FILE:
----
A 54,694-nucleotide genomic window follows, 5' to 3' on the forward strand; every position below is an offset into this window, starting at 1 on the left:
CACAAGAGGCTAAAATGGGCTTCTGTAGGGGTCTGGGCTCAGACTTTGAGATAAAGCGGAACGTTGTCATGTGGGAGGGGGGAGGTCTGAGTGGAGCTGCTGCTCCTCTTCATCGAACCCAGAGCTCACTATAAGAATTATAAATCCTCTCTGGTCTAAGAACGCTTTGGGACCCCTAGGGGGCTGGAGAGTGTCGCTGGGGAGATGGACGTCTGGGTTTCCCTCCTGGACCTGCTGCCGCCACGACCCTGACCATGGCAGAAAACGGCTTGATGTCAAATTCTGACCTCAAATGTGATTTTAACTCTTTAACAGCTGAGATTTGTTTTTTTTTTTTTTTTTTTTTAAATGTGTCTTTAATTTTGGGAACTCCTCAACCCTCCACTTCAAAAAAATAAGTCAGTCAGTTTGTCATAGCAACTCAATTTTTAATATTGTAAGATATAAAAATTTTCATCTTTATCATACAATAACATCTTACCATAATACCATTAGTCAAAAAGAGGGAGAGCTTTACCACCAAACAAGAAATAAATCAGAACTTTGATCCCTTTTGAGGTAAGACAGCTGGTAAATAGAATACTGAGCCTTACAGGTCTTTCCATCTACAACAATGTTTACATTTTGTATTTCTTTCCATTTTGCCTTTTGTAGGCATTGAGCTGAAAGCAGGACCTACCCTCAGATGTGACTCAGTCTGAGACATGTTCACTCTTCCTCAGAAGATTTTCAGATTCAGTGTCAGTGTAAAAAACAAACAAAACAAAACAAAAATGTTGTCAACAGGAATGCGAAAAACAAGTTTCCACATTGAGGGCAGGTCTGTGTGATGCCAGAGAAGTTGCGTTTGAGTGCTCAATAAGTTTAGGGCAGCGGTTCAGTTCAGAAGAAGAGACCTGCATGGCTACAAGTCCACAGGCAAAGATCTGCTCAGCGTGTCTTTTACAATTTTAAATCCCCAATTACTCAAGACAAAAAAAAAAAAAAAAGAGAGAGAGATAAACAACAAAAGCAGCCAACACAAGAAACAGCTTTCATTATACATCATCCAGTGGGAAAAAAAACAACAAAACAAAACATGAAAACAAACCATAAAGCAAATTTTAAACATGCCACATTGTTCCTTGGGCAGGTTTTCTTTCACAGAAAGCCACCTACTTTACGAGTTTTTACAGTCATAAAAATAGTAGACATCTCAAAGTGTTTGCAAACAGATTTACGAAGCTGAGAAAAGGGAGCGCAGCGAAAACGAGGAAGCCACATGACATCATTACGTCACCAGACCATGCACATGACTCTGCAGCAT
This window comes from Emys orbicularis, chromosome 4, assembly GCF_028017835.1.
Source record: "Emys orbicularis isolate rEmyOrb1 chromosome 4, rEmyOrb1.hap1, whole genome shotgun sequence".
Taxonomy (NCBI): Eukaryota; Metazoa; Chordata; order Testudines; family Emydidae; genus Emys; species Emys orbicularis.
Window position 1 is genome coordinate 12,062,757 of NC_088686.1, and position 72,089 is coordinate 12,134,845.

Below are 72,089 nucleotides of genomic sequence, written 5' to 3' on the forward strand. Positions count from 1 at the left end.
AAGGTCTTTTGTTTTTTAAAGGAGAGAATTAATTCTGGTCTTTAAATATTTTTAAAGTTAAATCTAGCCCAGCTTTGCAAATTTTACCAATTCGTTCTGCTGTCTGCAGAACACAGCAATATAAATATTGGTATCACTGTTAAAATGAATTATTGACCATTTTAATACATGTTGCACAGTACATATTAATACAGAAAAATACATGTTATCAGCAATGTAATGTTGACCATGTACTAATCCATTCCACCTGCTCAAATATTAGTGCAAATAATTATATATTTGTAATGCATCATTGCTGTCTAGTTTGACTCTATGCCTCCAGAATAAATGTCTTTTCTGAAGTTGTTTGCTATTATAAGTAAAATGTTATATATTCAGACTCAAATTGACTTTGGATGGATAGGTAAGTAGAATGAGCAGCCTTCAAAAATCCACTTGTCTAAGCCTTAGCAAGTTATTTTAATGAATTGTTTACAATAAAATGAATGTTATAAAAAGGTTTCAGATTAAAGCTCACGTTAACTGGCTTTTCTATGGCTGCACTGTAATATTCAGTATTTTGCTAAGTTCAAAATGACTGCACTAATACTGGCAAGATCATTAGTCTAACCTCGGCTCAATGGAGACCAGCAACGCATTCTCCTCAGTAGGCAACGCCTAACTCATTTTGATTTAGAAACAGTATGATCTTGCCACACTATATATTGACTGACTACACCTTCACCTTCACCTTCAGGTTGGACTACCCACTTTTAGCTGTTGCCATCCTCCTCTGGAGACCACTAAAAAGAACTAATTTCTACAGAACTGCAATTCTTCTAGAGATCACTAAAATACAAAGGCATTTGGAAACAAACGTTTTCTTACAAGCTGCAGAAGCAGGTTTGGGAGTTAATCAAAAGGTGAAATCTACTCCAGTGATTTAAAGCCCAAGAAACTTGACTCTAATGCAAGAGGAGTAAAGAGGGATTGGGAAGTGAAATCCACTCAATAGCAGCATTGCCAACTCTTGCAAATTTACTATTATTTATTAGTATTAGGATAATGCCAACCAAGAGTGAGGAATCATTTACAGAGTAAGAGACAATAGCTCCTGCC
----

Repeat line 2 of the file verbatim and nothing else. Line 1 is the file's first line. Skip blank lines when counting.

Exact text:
CACAAGAGGCTAAAATGGGCTTCTGTAGGGGTCTGGGCTCAGACTTTGAGATAAAGCGGAACGTTGTCATGTGGGAGGGGGGAGGTCTGAGTGGAGCTGCTGCTCCTCTTCATCGAACCCAGAGCTCACTATAAGAATTATAAATCCTCTCTGGTCTAAGAACGCTTTGGGACCCCTAGGGGGCTGGAGAGTGTCGCTGGGGAGATGGACGTCTGGGTTTCCCTCCTGGACCTGCTGCCGCCACGACCCTGACCATGGCAGAAAACGGCTTGATGTCAAATTCTGACCTCAAATGTGATTTTAACTCTTTAACAGCTGAGATTTGTTTTTTTTTTTTTTTTTTTTTAAATGTGTCTTTAATTTTGGGAACTCCTCAACCCTCCACTTCAAAAAAATAAGTCAGTCAGTTTGTCATAGCAACTCAATTTTTAATATTGTAAGATATAAAAATTTTCATCTTTATCATACAATAACATCTTACCATAATACCATTAGTCAAAAAGAGGGAGAGCTTTACCACCAAACAAGAAATAAATCAGAACTTTGATCCCTTTTGAGGTAAGACAGCTGGTAAATAGAATACTGAGCCTTACAGGTCTTTCCATCTACAACAATGTTTACATTTTGTATTTCTTTCCATTTTGCCTTTTGTAGGCATTGAGCTGAAAGCAGGACCTACCCTCAGATGTGACTCAGTCTGAGACATGTTCACTCTTCCTCAGAAGATTTTCAGATTCAGTGTCAGTGTAAAAAACAAACAAAACAAAACAAAAATGTTGTCAACAGGAATGCGAAAAACAAGTTTCCACATTGAGGGCAGGTCTGTGTGATGCCAGAGAAGTTGCGTTTGAGTGCTCAATAAGTTTAGGGCAGCGGTTCAGTTCAGAAGAAGAGACCTGCATGGCTACAAGTCCACAGGCAAAGATCTGCTCAGCGTGTCTTTTACAATTTTAAATCCCCAATTACTCAAGACAAAAAAAAAAAAAAAAGAGAGAGAGATAAACAACAAAAGCAGCCAACACAAGAAACAGCTTTCATTATACATCATCCAGTGGGAAAAAAAACAACAAAACAAAACATGAAAACAAACCATAAAGCAAATTTTAAACATGCCACATTGTTCCTTGGGCAGGTTTTCTTTCACAGAAAGCCACCTACTTTACGAGTTTTTACAGTCATAAAAATAGTAGACATCTCAAAGTGTTTGCAAACAGATTTACGAAGCTGAGAAAAGGGAGCGCAGCGAAAACGAGGAAGCCACATGACATCATTACGTCACCAGACCATGCACATGACTCTGCAGCAT